Hollywood still has a long way to go in casting Latinos
CHICAGO -- In the aftermath of a somewhat snoozy Academy Awards ceremony, here was my favorite headline: "This was the most Latino Oscars ever (but still not so much)."
It was a reference to the fact that plenty of Hispanic and Latin American people appeared onstage to present and receive awards, but there weren't any nominated for the top acting prizes of the night.
(Permit me to interrupt myself to trot out my favorite double diversity factoid: Lupita Nyong'o of "Black Panther," who won the best supporting actress award in 2014 for "12 Years a Slave" and presented on Sunday, was born in Mexico and lived there for several months in her teens to perfect her Spanish.)
To many critics, it was not enough that the film "Coco," based on Mexico's Day of the Dead celebration, won for best animated picture and best original song, and that Guillermo Del Toro became the third Mexican director to win best director (for "The Shape of Water"). True parity, many believe, won't be achieved until more Latino actresses and actors are nominated for their work in front of the camera.
It's a fair criticism: Only 2.7 percent of the top film roles of 2016 were performed by Latinos, according to the latest Hollywood Diversity Report by UCLA's Division of Social Sciences.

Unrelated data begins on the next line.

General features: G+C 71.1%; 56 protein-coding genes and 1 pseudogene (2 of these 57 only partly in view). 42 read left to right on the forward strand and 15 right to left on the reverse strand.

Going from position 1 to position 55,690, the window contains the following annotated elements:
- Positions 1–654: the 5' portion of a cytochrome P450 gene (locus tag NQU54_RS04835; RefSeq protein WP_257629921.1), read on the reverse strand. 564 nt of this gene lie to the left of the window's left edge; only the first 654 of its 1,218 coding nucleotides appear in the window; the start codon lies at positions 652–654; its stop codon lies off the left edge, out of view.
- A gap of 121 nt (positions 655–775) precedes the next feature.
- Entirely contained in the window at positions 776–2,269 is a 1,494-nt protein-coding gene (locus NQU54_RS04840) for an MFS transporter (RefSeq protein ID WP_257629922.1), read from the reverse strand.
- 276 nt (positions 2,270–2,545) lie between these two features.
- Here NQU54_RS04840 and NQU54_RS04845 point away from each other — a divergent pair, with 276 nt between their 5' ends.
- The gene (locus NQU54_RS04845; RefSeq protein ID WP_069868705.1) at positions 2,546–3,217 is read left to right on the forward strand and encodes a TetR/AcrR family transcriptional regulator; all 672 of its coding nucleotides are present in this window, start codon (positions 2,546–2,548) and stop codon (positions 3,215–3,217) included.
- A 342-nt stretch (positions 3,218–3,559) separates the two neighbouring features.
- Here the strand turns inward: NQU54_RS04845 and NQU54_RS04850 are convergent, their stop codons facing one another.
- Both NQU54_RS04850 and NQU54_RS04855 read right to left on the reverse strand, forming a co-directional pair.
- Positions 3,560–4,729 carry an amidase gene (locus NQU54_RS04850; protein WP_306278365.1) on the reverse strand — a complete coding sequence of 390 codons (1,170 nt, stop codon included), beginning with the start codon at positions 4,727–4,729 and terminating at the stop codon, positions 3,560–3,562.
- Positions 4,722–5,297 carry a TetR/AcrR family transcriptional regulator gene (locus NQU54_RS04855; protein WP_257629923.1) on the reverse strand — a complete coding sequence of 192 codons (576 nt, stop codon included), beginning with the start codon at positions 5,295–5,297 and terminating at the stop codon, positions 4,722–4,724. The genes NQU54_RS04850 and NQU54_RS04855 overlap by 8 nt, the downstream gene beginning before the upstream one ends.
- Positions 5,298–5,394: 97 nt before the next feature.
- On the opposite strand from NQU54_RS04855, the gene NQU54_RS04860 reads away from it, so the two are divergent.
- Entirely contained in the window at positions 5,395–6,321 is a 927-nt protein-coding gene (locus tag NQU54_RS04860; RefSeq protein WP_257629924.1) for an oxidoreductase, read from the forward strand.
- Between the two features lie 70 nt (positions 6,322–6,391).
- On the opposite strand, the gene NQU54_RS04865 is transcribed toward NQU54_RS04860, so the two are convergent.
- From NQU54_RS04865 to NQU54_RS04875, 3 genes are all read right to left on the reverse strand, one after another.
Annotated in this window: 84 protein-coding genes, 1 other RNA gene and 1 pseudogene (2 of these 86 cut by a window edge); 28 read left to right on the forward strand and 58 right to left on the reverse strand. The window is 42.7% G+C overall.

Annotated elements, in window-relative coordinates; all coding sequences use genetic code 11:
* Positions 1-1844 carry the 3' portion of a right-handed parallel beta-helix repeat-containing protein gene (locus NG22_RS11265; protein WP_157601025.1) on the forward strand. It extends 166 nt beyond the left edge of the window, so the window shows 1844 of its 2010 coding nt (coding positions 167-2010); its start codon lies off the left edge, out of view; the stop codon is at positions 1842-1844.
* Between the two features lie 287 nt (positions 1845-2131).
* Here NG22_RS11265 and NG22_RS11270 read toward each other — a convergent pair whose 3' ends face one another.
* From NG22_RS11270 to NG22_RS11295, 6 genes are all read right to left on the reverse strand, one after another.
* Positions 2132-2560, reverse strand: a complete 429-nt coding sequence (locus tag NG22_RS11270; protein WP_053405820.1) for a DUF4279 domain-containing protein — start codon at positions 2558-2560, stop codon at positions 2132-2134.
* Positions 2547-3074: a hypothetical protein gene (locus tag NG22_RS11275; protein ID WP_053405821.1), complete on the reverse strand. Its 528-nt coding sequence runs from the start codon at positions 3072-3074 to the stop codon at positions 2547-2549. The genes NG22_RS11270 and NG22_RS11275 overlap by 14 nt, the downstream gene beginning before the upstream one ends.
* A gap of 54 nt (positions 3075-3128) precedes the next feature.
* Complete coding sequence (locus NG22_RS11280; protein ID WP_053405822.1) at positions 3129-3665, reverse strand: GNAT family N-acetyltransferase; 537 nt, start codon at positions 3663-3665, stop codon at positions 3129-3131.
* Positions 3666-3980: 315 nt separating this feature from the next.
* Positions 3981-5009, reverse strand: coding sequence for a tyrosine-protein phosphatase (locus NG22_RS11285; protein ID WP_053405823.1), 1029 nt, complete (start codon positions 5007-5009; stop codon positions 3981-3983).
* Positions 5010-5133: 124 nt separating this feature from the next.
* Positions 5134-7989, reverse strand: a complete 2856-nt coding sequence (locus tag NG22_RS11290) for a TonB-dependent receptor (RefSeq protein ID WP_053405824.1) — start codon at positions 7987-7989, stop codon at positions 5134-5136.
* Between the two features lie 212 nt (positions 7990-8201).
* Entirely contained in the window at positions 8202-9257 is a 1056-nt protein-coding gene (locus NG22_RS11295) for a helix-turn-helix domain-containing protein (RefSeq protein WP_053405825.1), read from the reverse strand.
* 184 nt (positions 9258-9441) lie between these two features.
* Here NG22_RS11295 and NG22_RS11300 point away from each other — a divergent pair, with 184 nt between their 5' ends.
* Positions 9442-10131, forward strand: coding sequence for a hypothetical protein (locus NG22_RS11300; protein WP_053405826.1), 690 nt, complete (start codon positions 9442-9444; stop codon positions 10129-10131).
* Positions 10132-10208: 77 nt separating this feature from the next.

The reasons behind this oversight are perplexing. Let's face it, you have to work hard to ignore Hispanics in Los Angeles, where they make up 48 percent of the population. They also make up 17.8 percent of the United States.
Oh, and another little-known fact: Latinos buy more movie tickets than any other minority group.
Yet, time and again, individual Latino actors are passed over as too ethnic or too "Latin" for a non-Hispanic character or not brown enough or Mexican enough for an explicitly Hispanic role -- as if it weren't the job of the actor to shift, chameleon-like, into a role that does not represent their lived experience.
Truth be told, sometimes roles that portray Hispanics as thickly accented foreigners or impoverished gang-banging types are not played by actual Latinos, because the actors approached for the roles won't stand for being the face of offensive stereotypes.
Justina Machado, the star of the Latino-centric Netflix reboot of the sitcom "One Day at a Time," told me at a media event last spring that she's finally in a place after two decades of acting where she can confidently turn down requests to read for simplistically ethnic roles.